Trailer

A Hollywood director emerges from semi-exile with plans to complete work on an innovative motion picture.

Director:

Orson Welles

In the words of Orson Welles himself: THE OTHER SIDE OF THE WIND is a crazy picture.  It is not a documentary.  It is a departure from moviemaking.   Everybody will think the film is autobiographical but it is not.  

THE OTHER SIDE OF THE WIND is a film within a film.  It is supposed to be Welles’ comeback film after being ostracized by Hollywood.  He never completed the film and passed away with the footage locked in  a Paris vault.  Funds were eventually provided by Netflix for its completion.

The film opens by a voiceover describing the final day of Jake Hannaford (John Huston), an aging Hollywood director who was killed in a car crash on his 70th birthday.  The narration is from an elderly Brooks Otterlake (Peter Bogdanovich), who had been a protégé of Hannaford’s. Just before his death, Hannaford was trying to revive his waning career by making a flashy film, laden with gratuitous sex scenes and violence, with mixed results. At the time of Hannaford’s party, this film (titled The Other Side of the Wind) has been left unfinished after its star stormed off the set, for reasons not immediately apparent to the audience.

A screening of some incomprehensible parts of Hannaford’s unfinished experimental film takes place, in order to attract “end money” from studio boss Max David. Hannaford himself is absent, and a loyal member of his entourage, the former child star Billy Boyle, makes an inept attempt to describe what the film is about. Intercut during this, we see various groups setting out for Hannaford’s seventieth birthday party at an Arizona ranch. Hannaford arrives with a young Brooks Otterlake, a commercially successful director with a talent for mimicking celebrities, who credits much of his success to his close study of Hannaford.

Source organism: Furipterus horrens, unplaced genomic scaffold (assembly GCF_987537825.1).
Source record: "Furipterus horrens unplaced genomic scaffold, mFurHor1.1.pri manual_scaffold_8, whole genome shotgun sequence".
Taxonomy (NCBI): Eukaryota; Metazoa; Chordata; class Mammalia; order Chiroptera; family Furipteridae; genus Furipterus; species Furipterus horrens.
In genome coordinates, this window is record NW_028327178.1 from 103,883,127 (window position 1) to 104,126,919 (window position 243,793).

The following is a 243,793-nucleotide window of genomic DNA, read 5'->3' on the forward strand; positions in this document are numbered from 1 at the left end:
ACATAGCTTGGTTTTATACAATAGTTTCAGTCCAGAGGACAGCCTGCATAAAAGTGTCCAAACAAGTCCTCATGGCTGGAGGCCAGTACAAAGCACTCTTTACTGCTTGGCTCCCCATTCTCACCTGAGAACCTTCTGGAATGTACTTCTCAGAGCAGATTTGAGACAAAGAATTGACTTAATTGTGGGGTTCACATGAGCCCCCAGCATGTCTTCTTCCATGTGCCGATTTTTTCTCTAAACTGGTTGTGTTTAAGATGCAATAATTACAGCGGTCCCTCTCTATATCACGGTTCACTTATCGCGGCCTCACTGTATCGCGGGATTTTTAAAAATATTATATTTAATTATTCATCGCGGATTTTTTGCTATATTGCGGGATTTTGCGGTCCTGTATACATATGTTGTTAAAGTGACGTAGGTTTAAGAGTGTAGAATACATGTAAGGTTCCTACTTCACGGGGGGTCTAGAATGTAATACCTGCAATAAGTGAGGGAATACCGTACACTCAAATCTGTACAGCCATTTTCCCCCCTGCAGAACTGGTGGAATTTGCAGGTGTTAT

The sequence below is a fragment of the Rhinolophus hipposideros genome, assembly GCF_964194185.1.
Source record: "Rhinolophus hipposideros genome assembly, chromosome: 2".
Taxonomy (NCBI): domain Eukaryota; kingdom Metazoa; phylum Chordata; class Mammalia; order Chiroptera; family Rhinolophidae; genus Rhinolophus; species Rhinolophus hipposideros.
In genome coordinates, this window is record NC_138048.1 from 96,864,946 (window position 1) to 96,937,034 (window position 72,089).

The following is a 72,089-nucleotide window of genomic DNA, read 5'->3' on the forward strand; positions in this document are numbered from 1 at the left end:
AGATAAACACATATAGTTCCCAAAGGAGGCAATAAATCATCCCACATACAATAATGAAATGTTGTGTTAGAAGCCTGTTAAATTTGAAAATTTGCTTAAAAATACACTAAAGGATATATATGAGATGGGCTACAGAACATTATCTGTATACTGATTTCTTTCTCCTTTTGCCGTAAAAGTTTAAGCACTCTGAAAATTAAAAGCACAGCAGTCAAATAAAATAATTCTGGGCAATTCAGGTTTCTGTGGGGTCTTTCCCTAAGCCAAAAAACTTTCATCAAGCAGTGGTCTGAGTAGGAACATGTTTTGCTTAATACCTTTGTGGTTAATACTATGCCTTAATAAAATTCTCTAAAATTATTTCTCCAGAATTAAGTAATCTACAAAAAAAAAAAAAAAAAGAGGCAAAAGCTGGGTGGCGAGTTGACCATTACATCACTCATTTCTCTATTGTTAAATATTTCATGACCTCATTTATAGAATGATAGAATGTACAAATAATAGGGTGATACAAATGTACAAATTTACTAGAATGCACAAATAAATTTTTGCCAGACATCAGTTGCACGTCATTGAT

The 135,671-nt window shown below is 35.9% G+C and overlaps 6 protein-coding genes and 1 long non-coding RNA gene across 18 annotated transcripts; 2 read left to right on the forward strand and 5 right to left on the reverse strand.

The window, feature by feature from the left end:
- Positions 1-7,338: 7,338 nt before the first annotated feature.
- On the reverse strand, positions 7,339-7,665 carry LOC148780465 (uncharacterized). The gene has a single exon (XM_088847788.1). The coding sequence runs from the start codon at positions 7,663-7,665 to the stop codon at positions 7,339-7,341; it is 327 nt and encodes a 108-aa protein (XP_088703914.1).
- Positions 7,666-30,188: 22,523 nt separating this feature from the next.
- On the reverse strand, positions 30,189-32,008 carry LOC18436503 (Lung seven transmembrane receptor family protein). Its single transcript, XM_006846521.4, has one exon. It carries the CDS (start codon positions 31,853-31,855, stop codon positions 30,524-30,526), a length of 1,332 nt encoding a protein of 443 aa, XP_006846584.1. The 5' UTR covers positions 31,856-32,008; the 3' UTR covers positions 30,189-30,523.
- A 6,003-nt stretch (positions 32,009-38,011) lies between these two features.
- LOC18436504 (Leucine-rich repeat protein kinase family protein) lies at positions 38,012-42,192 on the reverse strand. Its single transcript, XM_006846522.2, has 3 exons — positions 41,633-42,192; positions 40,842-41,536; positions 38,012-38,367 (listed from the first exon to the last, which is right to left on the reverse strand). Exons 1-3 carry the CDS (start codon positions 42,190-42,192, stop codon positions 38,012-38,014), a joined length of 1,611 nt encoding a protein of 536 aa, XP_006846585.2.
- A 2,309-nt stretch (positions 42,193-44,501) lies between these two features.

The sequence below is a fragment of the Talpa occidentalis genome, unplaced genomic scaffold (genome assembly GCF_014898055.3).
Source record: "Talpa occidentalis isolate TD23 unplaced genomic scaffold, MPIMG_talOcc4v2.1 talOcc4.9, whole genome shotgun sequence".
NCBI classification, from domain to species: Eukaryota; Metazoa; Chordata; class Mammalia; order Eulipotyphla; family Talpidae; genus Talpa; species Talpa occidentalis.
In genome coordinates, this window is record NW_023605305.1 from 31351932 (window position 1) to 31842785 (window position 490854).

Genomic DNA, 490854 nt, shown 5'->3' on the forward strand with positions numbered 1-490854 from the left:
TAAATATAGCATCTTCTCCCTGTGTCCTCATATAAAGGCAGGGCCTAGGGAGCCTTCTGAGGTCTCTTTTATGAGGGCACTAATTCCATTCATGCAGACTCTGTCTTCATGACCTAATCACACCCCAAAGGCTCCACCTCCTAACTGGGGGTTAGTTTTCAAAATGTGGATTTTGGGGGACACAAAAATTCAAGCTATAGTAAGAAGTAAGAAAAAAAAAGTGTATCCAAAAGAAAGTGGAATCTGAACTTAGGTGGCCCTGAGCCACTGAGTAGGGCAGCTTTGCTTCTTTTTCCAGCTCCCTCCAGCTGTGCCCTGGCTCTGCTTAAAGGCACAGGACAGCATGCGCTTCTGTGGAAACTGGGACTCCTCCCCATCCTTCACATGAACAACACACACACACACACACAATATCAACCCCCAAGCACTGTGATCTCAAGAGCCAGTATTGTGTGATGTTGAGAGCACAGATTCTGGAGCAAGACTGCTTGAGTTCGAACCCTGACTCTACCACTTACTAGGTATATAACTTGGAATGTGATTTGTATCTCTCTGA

The story goes on but the film is all over the place and hardly coherent when one finally figures out what is happening.  The film contains a few stunning segments, the most notable being these two most sexually explicit ones:

 – the beginning graphic lesbian steamroom scene, rapidly intercut, featuring Oja Kodar (the actress at the time was Welles’ lover), which Hannaford is in the process of filming at the start.

the sex scene in an 1968 Ford Mustang fastback. The car takes off in the rainy night, and as the boyfriend drives, the pair have sex in the passenger seat next to him. After a few minutes the boyfriend stops the car, grabs the girl off of Dale (the actor playing the lading character in WIND), and appears to make an attempt to engage her for himself. She rebukes him and the pair is then tossed out. John Dale, with his pants halfway down, lands in a large puddle.

THE OTHER SIDE OF THE WIND is definitely not a masterpiece as Welles hoped it to be.  It is not even a good film.  It is madness personified into a film, with a few absorbing segments as well as unconnected boring parts in between.

THE OTHER SIDE OF THE WIND will be more interesting to cineastes (for example; what does the title even mean?) but for the rest the film is best avoided.

Trailer: https://www.youtube.com/watch?v=nMWHBUTHmf0